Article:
Cathy called me today from Home Depot asking if I wanted her to buy this Exbury azalea. I’ve been meaning to get a few of these for the yard and this one was reasonably priced and it good shape, so I said yes. What is an Exbury azalea, you might ask? They have a fairly complicated makeup and many of the early records don’t exist. But in the late 18th century, hybrids were made between North American azalea species Rhododendron calendulaceum, nudiflorum, arborescens, and viscosum, and the bright yellow flowered, European R. luteum, producing what are generally referred to as Ghent azaleas. The addition of R. molle and japonicum took the azaleas to the next stage, the Mollis and then R. occidentale was added, giving us the Knaphill azaleas. Starting in the 1920s Lionel de Rothschild made hundreds of thousands of hybrids and brought us the Exbury azalea. Well, that’s a rather simplified history. You can read more here: http://scholar.lib.vt.edu/ejournals/JARS/v40n1/v40n1-cash1.htm.
Tagged With: Exbury Azalea
The Exbury azalea that Cathy bought for me last year is getting ready to bloom. I planted it near the top of our driveway, to the right where there used to be an awful holly shrub. The deer did some damage to it late last summer but what’s left of it is beginning to come to life. The flower and leaf buds are swelling and there should be some blooms in a few days. The Exbury azaleas are among the deciduous azaleas. In fact, most azalea species are deciduous but since most of us are familiar with azaleas through the proliferation of the Glenn Dale cultivars (developed by Benjamin Morrison from 1935 through 1952), which are evergreen. The Exbury hybrids were made in the 1920s by Lionel de Rothschild and their genetic makeup contains some or all of the following: R. arborescens, R. calendulaceum, R. japonicum, R. luteum, R. molle, R. nudiflorum, R. occidentale, and R. viscosum.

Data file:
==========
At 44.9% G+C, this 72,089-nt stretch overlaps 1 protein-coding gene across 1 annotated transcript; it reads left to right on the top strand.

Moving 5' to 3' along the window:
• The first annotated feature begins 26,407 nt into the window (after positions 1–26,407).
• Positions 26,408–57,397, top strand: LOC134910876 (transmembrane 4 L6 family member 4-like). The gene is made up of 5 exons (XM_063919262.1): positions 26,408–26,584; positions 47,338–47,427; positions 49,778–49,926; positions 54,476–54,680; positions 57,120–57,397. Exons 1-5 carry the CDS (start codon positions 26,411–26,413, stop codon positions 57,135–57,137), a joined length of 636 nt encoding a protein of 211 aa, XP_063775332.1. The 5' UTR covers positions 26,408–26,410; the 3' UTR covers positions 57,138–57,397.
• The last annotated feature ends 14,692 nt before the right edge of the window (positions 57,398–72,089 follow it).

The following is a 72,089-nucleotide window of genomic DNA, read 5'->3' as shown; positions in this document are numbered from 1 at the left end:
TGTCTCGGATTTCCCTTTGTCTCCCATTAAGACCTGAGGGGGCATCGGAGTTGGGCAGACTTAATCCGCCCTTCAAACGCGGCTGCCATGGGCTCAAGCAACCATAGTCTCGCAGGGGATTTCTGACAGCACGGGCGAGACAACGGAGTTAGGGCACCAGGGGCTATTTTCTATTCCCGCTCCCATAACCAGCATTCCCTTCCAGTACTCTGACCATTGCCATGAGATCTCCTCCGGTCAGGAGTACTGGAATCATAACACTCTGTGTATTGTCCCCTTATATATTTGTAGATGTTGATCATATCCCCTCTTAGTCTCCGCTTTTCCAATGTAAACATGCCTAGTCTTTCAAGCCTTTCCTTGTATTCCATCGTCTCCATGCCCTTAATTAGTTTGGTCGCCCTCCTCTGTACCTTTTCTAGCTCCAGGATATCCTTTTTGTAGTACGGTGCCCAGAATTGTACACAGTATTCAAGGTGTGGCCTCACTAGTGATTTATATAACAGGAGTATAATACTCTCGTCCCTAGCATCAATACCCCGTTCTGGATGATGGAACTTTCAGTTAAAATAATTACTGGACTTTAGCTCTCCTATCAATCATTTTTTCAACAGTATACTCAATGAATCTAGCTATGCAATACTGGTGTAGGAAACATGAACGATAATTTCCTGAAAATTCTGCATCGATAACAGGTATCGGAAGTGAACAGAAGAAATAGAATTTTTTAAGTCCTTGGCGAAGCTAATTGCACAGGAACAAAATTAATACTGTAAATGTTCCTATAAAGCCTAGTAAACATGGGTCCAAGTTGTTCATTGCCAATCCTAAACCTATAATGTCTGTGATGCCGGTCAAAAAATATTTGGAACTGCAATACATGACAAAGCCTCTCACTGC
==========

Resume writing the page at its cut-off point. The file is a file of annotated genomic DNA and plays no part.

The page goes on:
This Exbury azalea is starting to bloom. It’s been eaten back by the deer, so it’s not clear that it will ever get really big unless we are able to protect it. The flowers are quite striking, especially compared to the ubiquitous Glenn Dale azaleas that everyone has. I’ve got nothing against the Glenn Dales, mind you. But you have to admit, they have a certain sameness to them. I suppose if everyone grew Exbury or Mollis azaleas, I’d fell the same way. Or not. They really are spectacular and if you want yellows an oranges, they’re your best bet this time of year. They are deciduous, of course, so if you want leaves year round, they won’t do. But they sure make up for it in bloom.
After work today I sat out in the yard. It was quite warm and I was enjoying the birds singing in the early evening. There is a family of house wrens (Troglodytes aedon) that have nested in a small, ceramic bird house hanging from our cherry tree and they make themselves known. I got a few photos of the wren but they’re small birds and I wasn’t really that close to it. I also surprised a rabbit (an eastern cottontail, Sylvilagus floridanus), who came around the corner and found himself much closer to me that he would have liked. He froze long enough for me to get a pretty good close up. But I decided to post this photo of the Exbury azalea that’s just finishing up a really nice blooming season.